My research interests lie in the application of isotope geochemistry to the study of archaeological societies and the environments in which they lived. In particular I employ isotopic systems that can help date key events, investigate the procurement, exploitation and consumption of raw materials, and shed light on patterns of population mobility. I am also interested in the wider implications of my research in related disciplines and the continued development of related analytical techniques, including novel ion exchange chromatographic procedures and the application of laser ablation systems.
I am currently working on the project Dating the origins and development of Palaeolithic cave painting in Europe by U-series disequilibrium. Here I am dating thin calcite layers that form overlying Palaeolithic cave paintings and engravings in order to constrain their age and help us understand the origins of rock art, one of the most important sources of information regarding symbolic behaviour and belief systems during the Palaeolithic.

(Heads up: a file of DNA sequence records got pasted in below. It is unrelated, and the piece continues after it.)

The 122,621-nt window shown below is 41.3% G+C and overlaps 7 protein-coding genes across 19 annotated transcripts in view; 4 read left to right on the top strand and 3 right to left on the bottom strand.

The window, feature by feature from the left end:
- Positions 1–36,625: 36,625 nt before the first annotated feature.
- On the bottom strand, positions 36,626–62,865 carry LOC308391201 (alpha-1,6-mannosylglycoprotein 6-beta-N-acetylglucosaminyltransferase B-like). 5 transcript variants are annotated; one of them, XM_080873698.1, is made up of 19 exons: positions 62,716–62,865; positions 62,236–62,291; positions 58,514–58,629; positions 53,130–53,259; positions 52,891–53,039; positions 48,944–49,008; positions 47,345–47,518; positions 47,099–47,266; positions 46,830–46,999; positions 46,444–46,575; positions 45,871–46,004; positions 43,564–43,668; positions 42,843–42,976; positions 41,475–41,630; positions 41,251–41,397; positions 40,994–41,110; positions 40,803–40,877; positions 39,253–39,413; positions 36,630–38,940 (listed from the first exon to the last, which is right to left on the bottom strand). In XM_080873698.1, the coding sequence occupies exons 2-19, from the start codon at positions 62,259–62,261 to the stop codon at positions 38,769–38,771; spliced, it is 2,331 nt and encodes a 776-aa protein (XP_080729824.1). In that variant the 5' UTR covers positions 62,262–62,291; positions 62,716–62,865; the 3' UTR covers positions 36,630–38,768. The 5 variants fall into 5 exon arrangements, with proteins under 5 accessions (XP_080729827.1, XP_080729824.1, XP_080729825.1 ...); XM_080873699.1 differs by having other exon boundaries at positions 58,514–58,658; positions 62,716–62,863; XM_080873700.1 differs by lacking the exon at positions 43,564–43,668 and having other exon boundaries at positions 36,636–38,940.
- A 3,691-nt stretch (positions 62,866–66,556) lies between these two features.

I also continue to work in other areas of archaeological science. In particular I am continuing my research into the source of early gold through isotopic and elemental analyses. The Chalcolithic and Early Bronze Age witnessed a marked growth in the deployment of exotic materials such as amber, jet and gold; materials often associated with supernatural, magical or cosmological forces and linked to increases in social stratification. Of these, gold is poorly characterised in terms of source, yet recognising patterns of its procurement is crucial if an understanding of the role this material played in prehistoric societies is to be achieved.